|"... if you do follow your bliss
you put yourself on a kind of track that has been there all
the while, waiting for you, and the life that you ought to
be living is the one you are living. When you can see that,
you begin to meet people who are in your field of bliss, and
they open doors to you. I say, follow your bliss and don't
be afraid, and doors will open where you didn't know they were
going to be."
– Joseph Campbell
This is my grandmother, Margaret, gazing down
into the face of her granddaughter: me! –future seamstress!
Little did she know that one day all the skills she taught
this wiggling little girl would turn into a fulfilling business
and bring so much joy and happiness.
My grandmother Margaret showed me around
the sewing machine when I was very young. She taught me how to use
patterns, but never stopped me when I wanted to go off the beaten
path. Being allowed the creative freedom to try things and to simply
have fun eventually became the basis for my business as an adult.
Making my own patterns is part of the process that is challenging
and gratifying for me, and the unconventional approach that I was
allowed as a child still carries over into my work.
I went to the University of Texas
in Austin and received a degree in photojournalism after playing
around a few years in fine art. I love photography, but never
made it a full time career. While working various
jobs and freelancing several years for The
Austin Chronicle, I continued to sew as a hobby. For fun I ended
up outfitting local musicians in funky outfits, including fur and
vinyl hats. Demand eventually sparked an interest in having a little
side business making costumey hats. Hat making was fun, and I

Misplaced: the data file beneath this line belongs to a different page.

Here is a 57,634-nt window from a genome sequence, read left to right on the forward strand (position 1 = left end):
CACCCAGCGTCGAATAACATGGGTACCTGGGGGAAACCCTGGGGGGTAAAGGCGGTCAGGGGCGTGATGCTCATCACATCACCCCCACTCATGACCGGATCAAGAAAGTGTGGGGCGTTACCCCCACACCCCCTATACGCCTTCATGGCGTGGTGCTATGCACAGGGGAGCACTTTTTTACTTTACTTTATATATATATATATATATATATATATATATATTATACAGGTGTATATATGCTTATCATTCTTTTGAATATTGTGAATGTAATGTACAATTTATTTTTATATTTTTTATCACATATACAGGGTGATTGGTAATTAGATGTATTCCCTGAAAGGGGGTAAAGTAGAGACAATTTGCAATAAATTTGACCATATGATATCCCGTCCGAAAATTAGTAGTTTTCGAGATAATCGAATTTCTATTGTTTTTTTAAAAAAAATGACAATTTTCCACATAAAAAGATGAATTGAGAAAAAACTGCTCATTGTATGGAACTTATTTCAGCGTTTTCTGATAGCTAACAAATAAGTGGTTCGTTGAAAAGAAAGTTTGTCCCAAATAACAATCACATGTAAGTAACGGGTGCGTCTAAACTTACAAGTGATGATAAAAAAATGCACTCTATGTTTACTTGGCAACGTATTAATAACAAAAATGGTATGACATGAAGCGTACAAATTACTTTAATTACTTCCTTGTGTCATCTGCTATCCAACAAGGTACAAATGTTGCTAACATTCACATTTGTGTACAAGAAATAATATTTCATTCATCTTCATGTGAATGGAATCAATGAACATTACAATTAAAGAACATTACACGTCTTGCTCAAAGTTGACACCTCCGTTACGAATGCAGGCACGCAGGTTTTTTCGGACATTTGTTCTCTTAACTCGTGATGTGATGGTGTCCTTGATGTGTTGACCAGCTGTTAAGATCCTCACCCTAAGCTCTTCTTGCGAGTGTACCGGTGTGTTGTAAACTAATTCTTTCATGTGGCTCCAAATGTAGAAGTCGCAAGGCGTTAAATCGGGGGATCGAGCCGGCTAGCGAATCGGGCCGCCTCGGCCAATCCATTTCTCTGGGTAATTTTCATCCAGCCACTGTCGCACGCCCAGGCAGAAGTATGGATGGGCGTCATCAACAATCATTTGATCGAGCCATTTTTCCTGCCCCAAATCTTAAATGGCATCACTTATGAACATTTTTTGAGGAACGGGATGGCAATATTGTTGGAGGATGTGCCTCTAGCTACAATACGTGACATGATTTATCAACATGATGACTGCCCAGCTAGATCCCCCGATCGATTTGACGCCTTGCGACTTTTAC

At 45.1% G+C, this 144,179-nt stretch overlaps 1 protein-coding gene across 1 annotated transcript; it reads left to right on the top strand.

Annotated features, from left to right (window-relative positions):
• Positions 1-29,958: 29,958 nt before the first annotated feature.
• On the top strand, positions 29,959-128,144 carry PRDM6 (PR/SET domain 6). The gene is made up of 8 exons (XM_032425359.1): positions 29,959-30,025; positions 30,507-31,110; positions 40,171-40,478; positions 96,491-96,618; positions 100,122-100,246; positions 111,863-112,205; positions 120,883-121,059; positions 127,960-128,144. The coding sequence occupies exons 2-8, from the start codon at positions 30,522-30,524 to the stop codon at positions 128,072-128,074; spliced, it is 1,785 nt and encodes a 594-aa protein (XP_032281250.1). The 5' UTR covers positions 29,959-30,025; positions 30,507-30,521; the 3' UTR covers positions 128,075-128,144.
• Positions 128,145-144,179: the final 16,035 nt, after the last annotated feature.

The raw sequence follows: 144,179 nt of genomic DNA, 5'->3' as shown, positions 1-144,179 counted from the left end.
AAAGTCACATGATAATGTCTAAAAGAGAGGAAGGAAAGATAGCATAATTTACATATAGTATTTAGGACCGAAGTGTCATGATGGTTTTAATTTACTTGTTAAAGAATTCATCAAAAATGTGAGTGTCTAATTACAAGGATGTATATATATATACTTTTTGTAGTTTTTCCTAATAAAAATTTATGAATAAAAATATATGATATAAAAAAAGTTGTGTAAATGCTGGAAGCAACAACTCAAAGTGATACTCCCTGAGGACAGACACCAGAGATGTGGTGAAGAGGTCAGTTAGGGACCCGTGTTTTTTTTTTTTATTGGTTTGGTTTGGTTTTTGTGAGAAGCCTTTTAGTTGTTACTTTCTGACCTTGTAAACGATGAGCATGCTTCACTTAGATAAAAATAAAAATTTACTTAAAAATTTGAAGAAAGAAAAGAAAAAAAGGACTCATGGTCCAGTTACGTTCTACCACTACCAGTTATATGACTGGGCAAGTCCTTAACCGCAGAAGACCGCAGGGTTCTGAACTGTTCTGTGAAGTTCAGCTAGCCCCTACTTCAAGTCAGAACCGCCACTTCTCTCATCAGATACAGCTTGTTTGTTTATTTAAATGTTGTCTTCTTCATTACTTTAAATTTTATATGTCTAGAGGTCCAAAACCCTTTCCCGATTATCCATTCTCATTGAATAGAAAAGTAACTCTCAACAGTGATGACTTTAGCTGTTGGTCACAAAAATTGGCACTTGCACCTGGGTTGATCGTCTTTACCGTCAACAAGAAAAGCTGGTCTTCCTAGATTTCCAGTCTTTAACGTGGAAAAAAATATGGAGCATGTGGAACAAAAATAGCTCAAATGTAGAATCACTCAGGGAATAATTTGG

gained some very useful experience setting up for festivals, parties,
and even dabbling in wholesale, but eventually my interest waned
and fizzled out completely. Hat making was not my calling.
I seriously don't remember the first purse I made, or how I
found myself in business again, but I think it's because it happened
so gradually. I sewed purses for years and sold
to several local businesses as a way to make money to travel. It
was all for fun. The demand increased until it became clear I had
to make a decision about how much time and energy I wanted to put
into my purse making. It was sort of taking over my life.That's
when I realized my hobby was also my "thing" and
that perhaps I could make a go at it as a real business.
In September 2004, I opened a website and it has become my main
venue for selling the bolsas.
And then there's the...
In the last moments of December, 2011,
I found myself feeling burned out. Bad. Sewing is joyful business
for me, but to do it every day all day for months and months can
take down even the most passionate designer. I needed a break. But
for someone who is energized by creating, a break means diving into
another project, not a siesta. Inspired by images from an old professor,
my interest in my own photography was sparked again and off I went.
Weeks later, I found myself with film in my camera, a renewed membership
to a darkroom, and fulfillment beyond words. Find my work here: lizpotterphotography.com
Need to contact me? click here.